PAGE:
It is somewhat fashionable for American generations to dislike one another, Boomers vs. Millennials vs. Gen Xers. All have come in for criticism, despite the fact that defining people by age and marketing categories doesn’t fully reflect human experience which, at its best, is multi-generational.
The other day I was walking in Columbia City and was struck that five generations of my family have lived, at one time or another, in Rainier Valley. My grandfather built a house there in the 1920s and my father grew up there. I was raised down the block from that home and lived there until adulthood. Now my son and twin grandkids live in the Valley. That continuity is special to me, and more so because Columbia City has undergone a real renaissance as one of the best neighborhoods in Seattle. When I was a kid, it had the feel of a small, dying Midwestern town. Now it is diverse and thrives.
But affordability is a challenge, especially for Millennials with families. If you have kids and grandkids, it easy to stay somewhat in touch with younger generations. You follow their struggles, celebrate their victories, offer help. My kids are Millennials, and I admire them and their generation as they face tough challenges.
Forterra recently released two parts of a survey of Puget Sound Millennials and we learned some things that shouldn’t be big surprises, but are interesting nonetheless. First, they are worried about the stuff we’re all worried about: affordability, housing costs, transportation, homelessness. The housing affordability issue is especially key. As the Seattle Times reported, “45% of Millennials in the Puget Sound region think they will have to move somewhere cheaper to afford the life they want, even though nearly all would prefer to stay in the area.”
Our regional prosperity rewards and punishes. The more our inequitable economy flourishes, the harder is it for many others to stay, creating the prospect of a Millennial diaspora. The downside is that our virtues come at too high a cost. The upside is that other communities will gain from our loss. Unfortunately, we cannot plan well regionally, in part due to constitutional protects of property rights. So people have to shift for themselves, bounced by “the market.” The trend is especially difficult for young families to find the space they like (Millennials want good schools close to parks and nature, and especially good transit). And it’s not cheap for any generation to take on more debt to sustain a semblance of a middle class existence. According to Forterra, Millennials in the region hate sprawl, but the current dynamic seems like a recipe for it.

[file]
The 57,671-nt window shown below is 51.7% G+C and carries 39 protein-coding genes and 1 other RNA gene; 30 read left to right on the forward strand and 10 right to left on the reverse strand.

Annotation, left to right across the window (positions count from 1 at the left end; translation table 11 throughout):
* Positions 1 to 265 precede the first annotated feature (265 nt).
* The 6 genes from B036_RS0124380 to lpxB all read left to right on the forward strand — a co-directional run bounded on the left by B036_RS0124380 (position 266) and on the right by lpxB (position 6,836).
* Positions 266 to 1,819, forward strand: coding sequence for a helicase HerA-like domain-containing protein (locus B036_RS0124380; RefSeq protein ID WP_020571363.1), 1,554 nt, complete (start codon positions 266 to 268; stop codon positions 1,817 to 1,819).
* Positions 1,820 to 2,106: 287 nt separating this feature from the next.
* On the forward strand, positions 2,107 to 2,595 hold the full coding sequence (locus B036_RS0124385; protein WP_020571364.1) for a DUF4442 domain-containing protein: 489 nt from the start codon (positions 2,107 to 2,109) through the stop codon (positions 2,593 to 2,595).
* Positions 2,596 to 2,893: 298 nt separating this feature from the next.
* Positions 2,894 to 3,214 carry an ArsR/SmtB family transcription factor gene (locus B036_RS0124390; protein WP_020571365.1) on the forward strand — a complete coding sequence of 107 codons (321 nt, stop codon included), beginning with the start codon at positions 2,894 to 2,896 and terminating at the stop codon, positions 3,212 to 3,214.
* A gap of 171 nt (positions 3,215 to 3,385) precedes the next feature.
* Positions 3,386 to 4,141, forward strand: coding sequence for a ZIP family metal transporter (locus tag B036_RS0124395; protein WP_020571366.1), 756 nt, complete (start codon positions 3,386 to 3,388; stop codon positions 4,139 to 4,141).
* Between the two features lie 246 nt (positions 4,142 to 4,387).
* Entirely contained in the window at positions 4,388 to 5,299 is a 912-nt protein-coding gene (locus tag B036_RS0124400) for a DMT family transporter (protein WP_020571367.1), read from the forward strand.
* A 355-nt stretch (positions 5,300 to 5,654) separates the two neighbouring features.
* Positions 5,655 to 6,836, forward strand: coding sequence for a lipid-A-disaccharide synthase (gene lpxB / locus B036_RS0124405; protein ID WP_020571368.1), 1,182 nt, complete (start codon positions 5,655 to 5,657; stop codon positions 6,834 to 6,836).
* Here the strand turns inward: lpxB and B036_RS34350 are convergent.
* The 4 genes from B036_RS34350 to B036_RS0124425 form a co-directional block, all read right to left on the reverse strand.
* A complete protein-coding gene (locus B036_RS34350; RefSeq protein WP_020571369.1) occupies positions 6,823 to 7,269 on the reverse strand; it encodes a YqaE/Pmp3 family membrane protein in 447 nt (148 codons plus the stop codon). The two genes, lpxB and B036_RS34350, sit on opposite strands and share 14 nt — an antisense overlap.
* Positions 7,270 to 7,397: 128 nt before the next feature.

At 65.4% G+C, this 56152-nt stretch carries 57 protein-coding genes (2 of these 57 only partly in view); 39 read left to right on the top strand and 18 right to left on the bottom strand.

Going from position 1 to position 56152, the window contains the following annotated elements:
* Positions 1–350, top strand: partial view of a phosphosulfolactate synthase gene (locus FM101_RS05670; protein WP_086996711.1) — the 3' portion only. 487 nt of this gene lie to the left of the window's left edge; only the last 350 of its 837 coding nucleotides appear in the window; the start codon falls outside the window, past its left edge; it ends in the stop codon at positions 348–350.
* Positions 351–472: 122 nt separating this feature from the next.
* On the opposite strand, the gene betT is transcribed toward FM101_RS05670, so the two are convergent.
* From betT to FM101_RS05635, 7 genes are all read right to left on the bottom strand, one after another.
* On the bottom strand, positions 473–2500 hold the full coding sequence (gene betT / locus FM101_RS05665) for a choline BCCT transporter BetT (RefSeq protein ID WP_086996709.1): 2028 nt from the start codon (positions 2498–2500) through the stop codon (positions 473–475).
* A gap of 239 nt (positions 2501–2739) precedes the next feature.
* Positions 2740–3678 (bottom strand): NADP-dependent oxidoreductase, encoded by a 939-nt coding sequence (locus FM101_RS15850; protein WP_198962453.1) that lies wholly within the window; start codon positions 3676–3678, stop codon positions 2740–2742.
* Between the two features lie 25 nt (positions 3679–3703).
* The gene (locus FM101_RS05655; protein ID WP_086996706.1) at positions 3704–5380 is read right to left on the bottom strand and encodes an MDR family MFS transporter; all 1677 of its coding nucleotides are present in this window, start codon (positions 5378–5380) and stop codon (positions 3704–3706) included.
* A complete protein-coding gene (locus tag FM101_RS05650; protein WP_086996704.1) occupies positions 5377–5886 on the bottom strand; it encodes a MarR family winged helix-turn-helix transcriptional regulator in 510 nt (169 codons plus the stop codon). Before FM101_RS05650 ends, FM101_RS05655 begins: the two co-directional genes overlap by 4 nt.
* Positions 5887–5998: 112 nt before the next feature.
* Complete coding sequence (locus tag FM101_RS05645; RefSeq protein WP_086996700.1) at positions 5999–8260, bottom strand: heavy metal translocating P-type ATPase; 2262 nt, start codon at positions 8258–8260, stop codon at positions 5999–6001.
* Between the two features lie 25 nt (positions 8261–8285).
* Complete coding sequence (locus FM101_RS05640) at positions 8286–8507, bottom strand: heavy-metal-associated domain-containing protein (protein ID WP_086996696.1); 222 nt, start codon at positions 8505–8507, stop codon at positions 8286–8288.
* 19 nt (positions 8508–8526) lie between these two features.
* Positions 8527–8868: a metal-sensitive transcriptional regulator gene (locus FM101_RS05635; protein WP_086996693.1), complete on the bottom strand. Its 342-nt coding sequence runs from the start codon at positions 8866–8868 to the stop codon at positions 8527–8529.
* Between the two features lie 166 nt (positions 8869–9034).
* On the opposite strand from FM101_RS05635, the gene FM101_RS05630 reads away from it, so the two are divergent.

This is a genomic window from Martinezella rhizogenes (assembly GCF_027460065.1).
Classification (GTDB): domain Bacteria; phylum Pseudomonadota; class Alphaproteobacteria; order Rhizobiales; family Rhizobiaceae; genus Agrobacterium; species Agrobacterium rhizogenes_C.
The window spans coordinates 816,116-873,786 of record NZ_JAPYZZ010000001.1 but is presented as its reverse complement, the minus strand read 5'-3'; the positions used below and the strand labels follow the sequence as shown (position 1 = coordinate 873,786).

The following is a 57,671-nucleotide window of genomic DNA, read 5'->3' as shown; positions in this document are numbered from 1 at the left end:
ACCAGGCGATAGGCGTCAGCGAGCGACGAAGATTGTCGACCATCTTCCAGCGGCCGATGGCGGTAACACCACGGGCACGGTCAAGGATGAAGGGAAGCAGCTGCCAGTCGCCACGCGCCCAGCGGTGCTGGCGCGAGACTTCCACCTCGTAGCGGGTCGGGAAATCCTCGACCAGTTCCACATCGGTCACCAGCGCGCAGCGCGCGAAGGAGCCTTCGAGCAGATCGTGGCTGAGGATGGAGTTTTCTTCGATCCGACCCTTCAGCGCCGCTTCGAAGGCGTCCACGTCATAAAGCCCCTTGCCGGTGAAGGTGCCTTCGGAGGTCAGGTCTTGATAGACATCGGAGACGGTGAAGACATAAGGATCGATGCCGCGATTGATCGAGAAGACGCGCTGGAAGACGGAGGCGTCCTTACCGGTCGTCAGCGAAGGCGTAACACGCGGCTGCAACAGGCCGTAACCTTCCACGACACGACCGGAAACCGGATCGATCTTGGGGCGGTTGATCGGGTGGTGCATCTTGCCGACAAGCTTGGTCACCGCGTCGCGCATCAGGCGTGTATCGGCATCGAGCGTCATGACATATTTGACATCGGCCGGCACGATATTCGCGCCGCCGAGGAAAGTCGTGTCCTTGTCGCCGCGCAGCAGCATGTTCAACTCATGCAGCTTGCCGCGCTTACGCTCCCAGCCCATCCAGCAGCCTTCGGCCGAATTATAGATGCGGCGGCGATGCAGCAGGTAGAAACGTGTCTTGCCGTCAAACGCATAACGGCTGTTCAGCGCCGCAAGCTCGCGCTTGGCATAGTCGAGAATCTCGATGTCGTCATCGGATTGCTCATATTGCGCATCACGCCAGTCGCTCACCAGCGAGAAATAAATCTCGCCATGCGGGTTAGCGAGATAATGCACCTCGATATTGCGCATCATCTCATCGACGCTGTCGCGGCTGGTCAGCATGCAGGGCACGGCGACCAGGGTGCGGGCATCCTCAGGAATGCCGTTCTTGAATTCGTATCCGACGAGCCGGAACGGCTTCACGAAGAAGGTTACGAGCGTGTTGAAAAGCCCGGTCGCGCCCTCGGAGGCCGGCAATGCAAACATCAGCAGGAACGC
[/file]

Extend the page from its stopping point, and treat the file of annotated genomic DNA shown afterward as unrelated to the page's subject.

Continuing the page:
On the upside, the survey shows that local Millennials are generally optimistic about the direction of things (67% say we’re generally on the right track in the region). That is countered, though, by frustrations over affordability and a skeptical, some would say cynical, view of our economy: 75% say it unfairly favors powerful interests. Eighty-four percent believe they can influence the direction of local government (though they would do better if more voted), but only 41% think they can do so at the national level. You can see that reality playing out as the region is, for example, backing expanded light rail, but with little help from the federal government.
Since our economic issues are both national and global, the feeling of powerlessness is understandable and, I think, multi-generational. Many of the trends that have rendered Seattle unaffordable are due to global economic trends, not just your NIMBY neighbors. The difficulties our neighbor, Vancouver, BC, has had with affordability despite high density, better planning and mass transit, is an example.
Millennials in the region, according to Forterra, say that growth is happening too rapidly. Their older counterparts would agree. The generational divide is often framed as young Millennials fighting the prejudices of aging Boomer (and older) homeowners who won’t budge to protect what they have. There’s some truth in that, but the reality is more complicated. My Boomer generation is trying to help its parents who are living much longer—my own mother is 100—and trying to create opportunity for at least two younger generations, to give them a boost or assistance or protect in the years ahead. Not all of us have benefitted from Microsoft stock options or real estate wealth. We’re struggling with economic challenges too, even more so as Congress contemplates “reforming” Social Security, Medicare, Medicaid and Obamacare.
Millennials need our support. The generations need each other, especially if we want to stay together.